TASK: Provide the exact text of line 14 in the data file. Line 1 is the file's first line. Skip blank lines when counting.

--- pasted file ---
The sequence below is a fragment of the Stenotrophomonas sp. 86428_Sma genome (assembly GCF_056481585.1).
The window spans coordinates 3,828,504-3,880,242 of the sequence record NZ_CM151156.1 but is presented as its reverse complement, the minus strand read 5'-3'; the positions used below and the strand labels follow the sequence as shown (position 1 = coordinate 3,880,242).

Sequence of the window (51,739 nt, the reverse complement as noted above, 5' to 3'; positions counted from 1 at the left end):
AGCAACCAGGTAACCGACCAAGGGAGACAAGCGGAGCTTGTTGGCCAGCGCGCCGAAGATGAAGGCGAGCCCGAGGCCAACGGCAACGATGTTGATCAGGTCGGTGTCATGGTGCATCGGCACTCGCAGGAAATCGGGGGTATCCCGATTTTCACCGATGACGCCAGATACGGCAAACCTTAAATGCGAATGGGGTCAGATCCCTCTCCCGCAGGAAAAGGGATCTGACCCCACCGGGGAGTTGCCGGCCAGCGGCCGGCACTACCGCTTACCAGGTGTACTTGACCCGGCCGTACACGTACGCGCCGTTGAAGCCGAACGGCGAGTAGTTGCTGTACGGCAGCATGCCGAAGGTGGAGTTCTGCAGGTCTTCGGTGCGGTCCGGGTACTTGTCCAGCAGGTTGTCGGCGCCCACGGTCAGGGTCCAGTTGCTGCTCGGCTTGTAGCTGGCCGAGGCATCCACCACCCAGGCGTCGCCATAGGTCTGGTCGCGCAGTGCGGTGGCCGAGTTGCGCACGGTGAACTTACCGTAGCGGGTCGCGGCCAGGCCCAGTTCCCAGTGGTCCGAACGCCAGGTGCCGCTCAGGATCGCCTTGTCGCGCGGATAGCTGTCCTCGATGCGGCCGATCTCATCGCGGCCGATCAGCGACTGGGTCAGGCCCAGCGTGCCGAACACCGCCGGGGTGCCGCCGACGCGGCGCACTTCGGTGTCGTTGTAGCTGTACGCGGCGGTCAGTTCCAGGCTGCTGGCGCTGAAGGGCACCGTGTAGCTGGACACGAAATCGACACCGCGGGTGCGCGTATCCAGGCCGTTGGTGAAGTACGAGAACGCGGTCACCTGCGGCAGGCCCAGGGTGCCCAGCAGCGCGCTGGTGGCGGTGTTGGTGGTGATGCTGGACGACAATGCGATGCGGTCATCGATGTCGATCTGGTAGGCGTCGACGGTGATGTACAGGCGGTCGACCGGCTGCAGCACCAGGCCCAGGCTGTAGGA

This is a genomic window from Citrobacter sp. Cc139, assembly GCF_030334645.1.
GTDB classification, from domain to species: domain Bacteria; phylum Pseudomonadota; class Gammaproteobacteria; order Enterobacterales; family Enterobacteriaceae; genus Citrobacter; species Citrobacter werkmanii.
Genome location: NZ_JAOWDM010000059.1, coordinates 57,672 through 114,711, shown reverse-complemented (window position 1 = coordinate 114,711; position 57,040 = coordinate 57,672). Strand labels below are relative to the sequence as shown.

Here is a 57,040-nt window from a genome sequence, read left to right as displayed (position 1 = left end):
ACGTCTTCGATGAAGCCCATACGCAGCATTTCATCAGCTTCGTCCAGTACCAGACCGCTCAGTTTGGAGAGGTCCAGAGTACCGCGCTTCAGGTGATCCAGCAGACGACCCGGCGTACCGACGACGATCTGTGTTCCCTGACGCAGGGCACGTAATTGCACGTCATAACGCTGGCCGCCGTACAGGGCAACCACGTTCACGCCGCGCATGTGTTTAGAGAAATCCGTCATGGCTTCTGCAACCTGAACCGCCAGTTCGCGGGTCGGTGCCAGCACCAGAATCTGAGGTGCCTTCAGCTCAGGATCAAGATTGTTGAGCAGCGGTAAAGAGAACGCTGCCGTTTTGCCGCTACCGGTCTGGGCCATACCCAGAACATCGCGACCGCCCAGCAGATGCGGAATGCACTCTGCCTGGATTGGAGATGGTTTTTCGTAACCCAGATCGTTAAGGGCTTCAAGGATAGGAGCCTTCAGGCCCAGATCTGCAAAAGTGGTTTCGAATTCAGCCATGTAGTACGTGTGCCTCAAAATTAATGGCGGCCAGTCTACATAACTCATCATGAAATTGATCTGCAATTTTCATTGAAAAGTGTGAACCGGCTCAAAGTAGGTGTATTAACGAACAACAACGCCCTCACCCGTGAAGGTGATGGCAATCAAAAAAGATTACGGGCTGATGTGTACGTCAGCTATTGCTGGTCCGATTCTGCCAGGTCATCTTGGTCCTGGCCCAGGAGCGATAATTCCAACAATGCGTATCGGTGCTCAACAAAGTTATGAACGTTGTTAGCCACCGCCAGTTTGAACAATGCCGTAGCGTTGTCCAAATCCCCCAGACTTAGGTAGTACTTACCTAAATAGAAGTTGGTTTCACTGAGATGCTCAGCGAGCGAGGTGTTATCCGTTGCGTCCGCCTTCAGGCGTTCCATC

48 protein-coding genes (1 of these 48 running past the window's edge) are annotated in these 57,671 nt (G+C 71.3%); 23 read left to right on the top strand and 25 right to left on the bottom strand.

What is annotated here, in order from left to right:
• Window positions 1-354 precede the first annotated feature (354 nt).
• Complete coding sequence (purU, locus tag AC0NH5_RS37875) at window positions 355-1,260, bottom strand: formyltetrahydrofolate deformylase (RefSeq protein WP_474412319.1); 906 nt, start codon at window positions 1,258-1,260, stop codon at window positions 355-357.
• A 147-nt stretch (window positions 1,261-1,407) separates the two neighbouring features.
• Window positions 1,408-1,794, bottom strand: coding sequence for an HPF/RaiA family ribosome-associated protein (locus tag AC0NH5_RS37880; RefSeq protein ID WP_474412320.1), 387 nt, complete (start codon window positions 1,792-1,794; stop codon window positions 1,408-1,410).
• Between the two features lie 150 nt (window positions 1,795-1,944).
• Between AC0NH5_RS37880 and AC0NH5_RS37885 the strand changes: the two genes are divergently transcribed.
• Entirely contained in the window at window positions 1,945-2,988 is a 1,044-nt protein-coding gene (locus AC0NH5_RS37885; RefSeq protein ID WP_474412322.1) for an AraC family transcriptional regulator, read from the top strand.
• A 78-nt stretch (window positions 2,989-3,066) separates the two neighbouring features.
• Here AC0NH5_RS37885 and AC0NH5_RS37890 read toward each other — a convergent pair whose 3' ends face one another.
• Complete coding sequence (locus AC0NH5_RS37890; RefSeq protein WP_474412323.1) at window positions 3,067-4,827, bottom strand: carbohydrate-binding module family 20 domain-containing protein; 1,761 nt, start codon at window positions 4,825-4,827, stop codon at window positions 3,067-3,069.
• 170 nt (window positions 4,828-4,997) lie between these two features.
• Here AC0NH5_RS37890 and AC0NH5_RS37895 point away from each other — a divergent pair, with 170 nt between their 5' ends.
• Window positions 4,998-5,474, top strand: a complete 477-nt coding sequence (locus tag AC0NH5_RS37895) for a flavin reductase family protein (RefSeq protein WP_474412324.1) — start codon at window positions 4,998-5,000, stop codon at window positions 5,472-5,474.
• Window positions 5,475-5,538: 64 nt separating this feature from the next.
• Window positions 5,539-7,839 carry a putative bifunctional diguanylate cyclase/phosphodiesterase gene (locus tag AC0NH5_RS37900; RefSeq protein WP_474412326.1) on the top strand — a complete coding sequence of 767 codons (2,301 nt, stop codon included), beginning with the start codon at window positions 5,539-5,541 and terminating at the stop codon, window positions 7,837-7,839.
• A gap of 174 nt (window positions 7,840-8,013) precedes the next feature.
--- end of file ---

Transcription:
• A 147-nt stretch (window positions 1,261-1,407) separates the two neighbouring features.